When the train wreck known as the 2012 session of the Maryland General Assembly came to an ignominious end at midnight Monday, there was plenty of blame to go around.
Senate President Thomas V. Mike Miller Jr., D-Calvert and Prince George’s, badly overplayed his hand in his single-minded quest to plop a billion-dollar casino into one of the counties he represents while also unleashing table games on Marylanders at the rest of the state’s gambling establishments.
Mr. Miller held the state budget hostage while pursuing his own gambling agenda, betting that the House of Delegates would cave in on gambling and then help him ram the budget and its attendant funding mechanisms through at the last minute.
Mr. Miller said he thought he had a handshake agreement on the deal with his House counterpart, Speaker Michael E. Busch, D-Anne Arundel. But Mr. Busch, never more than a reluctant supporter of gambling, did not call for a vote on the House floor, apparently because entire delegations were withholding their support in hopes of getting last-minute sweeteners for their districts.
Meanwhile, where was Gov. Martin O’Malley during all of this? He emerged shortly after adjournment to scold legislators. Hours later he was more strident, saying that what happened was “a damn shame.”
But those petulant remarks blaming others begged an essential question: Why couldn’t a Democratic governor with heavy Democratic majorities in each house keep the legislature from such an embarrassing debacle?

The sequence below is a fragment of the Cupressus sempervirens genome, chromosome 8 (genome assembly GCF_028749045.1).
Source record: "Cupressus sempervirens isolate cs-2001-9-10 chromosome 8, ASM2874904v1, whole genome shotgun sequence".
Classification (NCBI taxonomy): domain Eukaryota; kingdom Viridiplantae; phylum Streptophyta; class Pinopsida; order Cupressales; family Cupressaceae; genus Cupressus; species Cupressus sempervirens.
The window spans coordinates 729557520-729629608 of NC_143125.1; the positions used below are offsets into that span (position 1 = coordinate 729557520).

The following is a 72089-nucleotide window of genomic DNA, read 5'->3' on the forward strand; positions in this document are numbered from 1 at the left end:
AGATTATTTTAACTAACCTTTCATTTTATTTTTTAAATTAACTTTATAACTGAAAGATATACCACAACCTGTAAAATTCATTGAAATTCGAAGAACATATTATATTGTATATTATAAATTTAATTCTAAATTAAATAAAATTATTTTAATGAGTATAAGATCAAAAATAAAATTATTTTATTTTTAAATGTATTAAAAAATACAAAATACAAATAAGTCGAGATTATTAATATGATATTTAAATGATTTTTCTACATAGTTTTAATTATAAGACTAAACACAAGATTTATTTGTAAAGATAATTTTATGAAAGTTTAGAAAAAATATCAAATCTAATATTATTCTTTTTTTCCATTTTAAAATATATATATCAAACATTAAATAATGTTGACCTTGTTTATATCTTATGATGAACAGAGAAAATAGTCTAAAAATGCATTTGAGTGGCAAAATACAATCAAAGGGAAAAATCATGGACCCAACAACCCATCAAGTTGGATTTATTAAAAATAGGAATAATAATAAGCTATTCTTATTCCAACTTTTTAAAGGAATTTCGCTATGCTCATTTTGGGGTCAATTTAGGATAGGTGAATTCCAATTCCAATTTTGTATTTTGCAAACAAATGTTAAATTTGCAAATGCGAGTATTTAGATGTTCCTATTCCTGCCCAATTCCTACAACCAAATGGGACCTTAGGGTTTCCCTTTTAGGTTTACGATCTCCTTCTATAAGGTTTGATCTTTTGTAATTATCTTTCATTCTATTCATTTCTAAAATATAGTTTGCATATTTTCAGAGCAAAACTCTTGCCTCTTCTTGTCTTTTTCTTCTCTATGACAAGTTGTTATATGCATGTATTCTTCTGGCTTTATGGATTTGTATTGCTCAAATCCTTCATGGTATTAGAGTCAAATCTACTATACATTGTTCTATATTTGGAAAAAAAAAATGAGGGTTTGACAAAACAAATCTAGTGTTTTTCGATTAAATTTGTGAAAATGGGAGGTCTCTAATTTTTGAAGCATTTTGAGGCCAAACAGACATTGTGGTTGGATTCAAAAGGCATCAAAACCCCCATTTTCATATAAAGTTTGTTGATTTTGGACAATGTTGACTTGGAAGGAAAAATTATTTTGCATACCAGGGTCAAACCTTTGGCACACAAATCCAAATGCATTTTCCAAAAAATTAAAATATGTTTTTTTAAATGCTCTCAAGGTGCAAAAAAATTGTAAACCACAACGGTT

By Thursday, Mr. O’Malley was beginning to accept some of the responsibility.
“Well, we managed to do something to ourselves that the Republican caucus couldn’t do to us in five or six years,” he said on WAMU Radio.
In a separate appearance on WTOP Radio, Mr. O’Malley said “We all hold blame,” referring to himself, Mr. Miller and Mr. Busch.
Indeed they do. Now that we all agree on that, where do we go from here?
It is tempting to let Mr. Miller twist slowly in the wind. Ironically, the so-called “doomsday” budget, which the Senate president conjured up as an option so unpalatable that legislators would support tax increases to avoid more than $500 million in cuts, is now the budget the state must live with barring a special session.
Meanwhile, Mr. O’Malley is playing the role of perturbed parent, sending Mr. Miller and Mr. Busch to their respective time-out corners to consider whether they are ready to play nicely together.
Truth be told, the “doomsday” budget wouldn’t be the end of the world for a year. But there is still much serious work to be done, including finding new revenue for badly needed transportation projects.
The responsible course of action is for the legislators to put aside personal agendas and return for a short session to take care of the people’s business.
We hope they do. And we hope they get it right this time.